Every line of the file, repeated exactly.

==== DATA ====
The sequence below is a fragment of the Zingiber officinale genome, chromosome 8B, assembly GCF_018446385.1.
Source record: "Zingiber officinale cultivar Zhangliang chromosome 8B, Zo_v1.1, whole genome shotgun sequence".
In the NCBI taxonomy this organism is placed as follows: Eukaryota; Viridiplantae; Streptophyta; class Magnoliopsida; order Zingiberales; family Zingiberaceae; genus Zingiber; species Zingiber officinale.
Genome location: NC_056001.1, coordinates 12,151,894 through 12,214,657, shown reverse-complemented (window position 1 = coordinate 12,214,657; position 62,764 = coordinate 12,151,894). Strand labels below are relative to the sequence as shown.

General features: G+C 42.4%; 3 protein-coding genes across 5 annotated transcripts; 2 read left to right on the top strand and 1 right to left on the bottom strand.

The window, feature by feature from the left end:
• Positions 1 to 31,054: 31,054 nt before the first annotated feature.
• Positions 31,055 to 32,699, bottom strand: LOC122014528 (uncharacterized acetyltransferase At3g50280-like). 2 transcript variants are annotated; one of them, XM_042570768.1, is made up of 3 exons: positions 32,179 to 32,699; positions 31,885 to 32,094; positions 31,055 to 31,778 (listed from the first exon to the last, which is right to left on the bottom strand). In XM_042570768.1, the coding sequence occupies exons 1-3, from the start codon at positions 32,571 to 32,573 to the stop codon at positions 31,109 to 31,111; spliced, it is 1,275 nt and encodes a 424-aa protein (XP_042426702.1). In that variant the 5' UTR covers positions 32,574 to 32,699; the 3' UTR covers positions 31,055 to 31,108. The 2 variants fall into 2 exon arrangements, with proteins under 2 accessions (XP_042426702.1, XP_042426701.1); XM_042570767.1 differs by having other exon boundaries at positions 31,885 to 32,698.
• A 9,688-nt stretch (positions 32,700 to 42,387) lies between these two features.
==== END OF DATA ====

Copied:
The sequence below is a fragment of the Zingiber officinale genome, chromosome 8B, assembly GCF_018446385.1.
Source record: "Zingiber officinale cultivar Zhangliang chromosome 8B, Zo_v1.1, whole genome shotgun sequence".
In the NCBI taxonomy this organism is placed as follows: Eukaryota; Viridiplantae; Streptophyta; class Magnoliopsida; order Zingiberales; family Zingiberaceae; genus Zingiber; species Zingiber officinale.
Genome location: NC_056001.1, coordinates 12,151,894 through 12,214,657, shown reverse-complemented (window position 1 = coordinate 12,214,657; position 62,764 = coordinate 12,151,894). Strand labels below are relative to the sequence as shown.

General features: G+C 42.4%; 3 protein-coding genes across 5 annotated transcripts; 2 read left to right on the top strand and 1 right to left on the bottom strand.

The window, feature by feature from the left end:
• Positions 1 to 31,054: 31,054 nt before the first annotated feature.
• Positions 31,055 to 32,699, bottom strand: LOC122014528 (uncharacterized acetyltransferase At3g50280-like). 2 transcript variants are annotated; one of them, XM_042570768.1, is made up of 3 exons: positions 32,179 to 32,699; positions 31,885 to 32,094; positions 31,055 to 31,778 (listed from the first exon to the last, which is right to left on the bottom strand). In XM_042570768.1, the coding sequence occupies exons 1-3, from the start codon at positions 32,571 to 32,573 to the stop codon at positions 31,109 to 31,111; spliced, it is 1,275 nt and encodes a 424-aa protein (XP_042426702.1). In that variant the 5' UTR covers positions 32,574 to 32,699; the 3' UTR covers positions 31,055 to 31,108. The 2 variants fall into 2 exon arrangements, with proteins under 2 accessions (XP_042426702.1, XP_042426701.1); XM_042570767.1 differs by having other exon boundaries at positions 31,885 to 32,698.
• A 9,688-nt stretch (positions 32,700 to 42,387) lies between these two features.